- Pilgrimage to nowhere
There has long been an ambivalence about the man who was both the ultimate betrayer and the means by which God’s plan was fulfilled. The author of a new book visits the lonely place where the renegade apostle took his own life
- Home News
- World News
- Parish Practice
- Letters Extra
- The living Spirit
- Imitate Jesus' humility and service, pope says at Palm Sunday Mass, and looks forward to next World Youth Day
- Cushley says O’Brien damaged Church’s credibility as new allegations emerge
- German cardinals row over pastoral care of divorced and remarried
- Priests and bishops latest to say English missal translation needs overhaul
- At last, a Grand Mufti taking extremists to task Archbishop Michael Fitzgerald
- Sepp Blatter has scored an own goal taking on religion Jimmy Burns
- The new Missal has failed Bishop Donald Trautman
A couple who founded a charity in memory of their murdered son and the head of the Anglican Communion’s mission to the Holy See are among the Christians honoured in the New Year’s Honours list this year.
Margaret and Barry Mizen, whose 16-year old son Jimmy was murdered in south-east London in 2008, have said that their Catholic faith helped them cope with their loss.
They have been made MBEs for services to young people. The Jimmy Mizen Foundation gives talks in schools and has paid for minibuses for community groups.
Mrs Mizen, 60, dedicated the award to her son’s memory.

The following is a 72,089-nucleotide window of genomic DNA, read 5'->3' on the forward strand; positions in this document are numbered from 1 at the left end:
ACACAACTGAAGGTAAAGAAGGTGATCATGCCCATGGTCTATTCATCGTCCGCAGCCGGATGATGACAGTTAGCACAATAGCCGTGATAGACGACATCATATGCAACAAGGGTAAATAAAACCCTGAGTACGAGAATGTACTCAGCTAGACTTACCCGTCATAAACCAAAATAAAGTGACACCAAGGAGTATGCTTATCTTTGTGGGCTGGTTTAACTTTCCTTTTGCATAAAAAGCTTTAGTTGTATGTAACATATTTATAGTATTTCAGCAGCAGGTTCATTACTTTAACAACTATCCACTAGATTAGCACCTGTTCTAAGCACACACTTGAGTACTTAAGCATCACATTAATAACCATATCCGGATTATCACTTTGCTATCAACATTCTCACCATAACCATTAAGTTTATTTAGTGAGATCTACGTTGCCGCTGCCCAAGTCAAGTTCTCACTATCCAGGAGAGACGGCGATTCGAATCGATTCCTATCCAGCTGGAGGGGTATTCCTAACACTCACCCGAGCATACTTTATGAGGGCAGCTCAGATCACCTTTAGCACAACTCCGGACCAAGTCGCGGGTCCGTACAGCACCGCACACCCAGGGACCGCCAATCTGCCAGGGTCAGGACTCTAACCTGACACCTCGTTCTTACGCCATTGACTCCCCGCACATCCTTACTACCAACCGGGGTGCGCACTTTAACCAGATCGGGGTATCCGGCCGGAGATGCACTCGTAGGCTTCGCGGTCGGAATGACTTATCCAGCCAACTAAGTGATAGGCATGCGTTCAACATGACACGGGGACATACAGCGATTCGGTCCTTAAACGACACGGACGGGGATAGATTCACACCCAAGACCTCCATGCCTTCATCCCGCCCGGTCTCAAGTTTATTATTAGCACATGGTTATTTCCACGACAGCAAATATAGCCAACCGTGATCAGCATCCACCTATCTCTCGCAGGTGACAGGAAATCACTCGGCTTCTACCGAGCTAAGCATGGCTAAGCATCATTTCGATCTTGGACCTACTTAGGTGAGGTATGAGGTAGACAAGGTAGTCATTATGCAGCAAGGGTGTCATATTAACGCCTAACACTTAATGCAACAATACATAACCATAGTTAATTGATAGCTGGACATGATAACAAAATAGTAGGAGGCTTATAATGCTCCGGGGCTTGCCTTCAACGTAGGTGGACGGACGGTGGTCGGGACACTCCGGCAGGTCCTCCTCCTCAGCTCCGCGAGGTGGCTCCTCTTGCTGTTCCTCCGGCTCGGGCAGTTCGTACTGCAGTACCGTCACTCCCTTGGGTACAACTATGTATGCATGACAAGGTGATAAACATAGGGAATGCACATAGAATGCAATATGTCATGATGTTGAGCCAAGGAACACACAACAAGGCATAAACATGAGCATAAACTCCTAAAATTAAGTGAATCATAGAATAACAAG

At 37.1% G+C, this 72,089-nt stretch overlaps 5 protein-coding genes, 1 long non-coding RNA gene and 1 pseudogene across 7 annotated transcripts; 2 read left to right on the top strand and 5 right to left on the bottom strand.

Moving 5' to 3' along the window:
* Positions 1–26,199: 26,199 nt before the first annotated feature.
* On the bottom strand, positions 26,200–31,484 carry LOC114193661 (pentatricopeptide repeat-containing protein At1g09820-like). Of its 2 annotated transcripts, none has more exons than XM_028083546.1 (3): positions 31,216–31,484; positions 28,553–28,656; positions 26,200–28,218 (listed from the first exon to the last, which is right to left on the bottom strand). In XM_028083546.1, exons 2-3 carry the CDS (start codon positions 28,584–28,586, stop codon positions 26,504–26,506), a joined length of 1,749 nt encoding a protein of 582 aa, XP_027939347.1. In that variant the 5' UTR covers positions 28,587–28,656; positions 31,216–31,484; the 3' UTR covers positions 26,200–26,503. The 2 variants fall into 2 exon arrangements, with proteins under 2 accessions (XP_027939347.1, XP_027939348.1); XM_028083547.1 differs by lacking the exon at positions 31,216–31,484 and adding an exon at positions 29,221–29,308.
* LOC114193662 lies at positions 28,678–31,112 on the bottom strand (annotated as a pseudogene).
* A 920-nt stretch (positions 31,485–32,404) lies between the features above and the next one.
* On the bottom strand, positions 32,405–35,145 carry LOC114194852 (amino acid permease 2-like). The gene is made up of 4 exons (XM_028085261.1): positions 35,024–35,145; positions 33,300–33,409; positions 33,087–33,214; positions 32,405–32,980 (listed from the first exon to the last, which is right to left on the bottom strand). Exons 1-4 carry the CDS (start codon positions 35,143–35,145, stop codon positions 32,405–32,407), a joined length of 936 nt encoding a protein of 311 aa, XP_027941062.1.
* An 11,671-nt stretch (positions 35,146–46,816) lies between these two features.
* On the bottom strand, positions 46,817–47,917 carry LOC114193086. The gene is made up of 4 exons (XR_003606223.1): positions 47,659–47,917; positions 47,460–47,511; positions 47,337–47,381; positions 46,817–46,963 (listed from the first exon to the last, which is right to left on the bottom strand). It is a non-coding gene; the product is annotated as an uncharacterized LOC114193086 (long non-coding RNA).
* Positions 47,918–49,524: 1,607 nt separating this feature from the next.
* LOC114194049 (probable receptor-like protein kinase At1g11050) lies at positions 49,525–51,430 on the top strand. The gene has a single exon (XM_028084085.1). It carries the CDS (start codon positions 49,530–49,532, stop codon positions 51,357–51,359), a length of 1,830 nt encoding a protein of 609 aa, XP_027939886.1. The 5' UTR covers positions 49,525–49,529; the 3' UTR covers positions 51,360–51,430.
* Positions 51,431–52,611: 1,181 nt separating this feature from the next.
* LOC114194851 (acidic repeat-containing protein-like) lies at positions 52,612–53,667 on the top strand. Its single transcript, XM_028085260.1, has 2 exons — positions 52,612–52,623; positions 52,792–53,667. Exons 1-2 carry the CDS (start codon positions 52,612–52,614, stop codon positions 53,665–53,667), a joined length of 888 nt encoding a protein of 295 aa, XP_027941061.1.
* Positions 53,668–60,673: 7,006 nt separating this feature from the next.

"On the night that Jimmy died, I promised him two things in the quiet of my bedroom when I was trying to make sense of what happened, and that was that I would do everything to keep his name alive and that I would dedicate my life to working for peace. I feel that this is something that will help me fulfil my promise to him," she said.
The New Zealand-born head of the Anglican Church's mission to the Holy See has received a knighthood.
Archbishop David Moxon, 62, who until his move to Rome last spring was one of the three Anglican archbishops in New Zealand and the South Pacific, has been appointed a Knight Companion of the New Zealand Order of Merit in recognition of his services to his Church.
He said: "I respect this honour as a sign of the role that the Church I am a part of plays in Aotearoa New Zealand and Polynesia. This role is the quest for a united Church committed to Christ and the search for a world where God's justice and peace usher in a society which values everyone. That is the goal and the mission of the Church in the world. The Gospels hold that every person created by God is to be honoured, one way or another."
Barry and Margaret Mizen speak at the Flame Youth Congress in 2012 ©Mazur/catholicnews.org.uk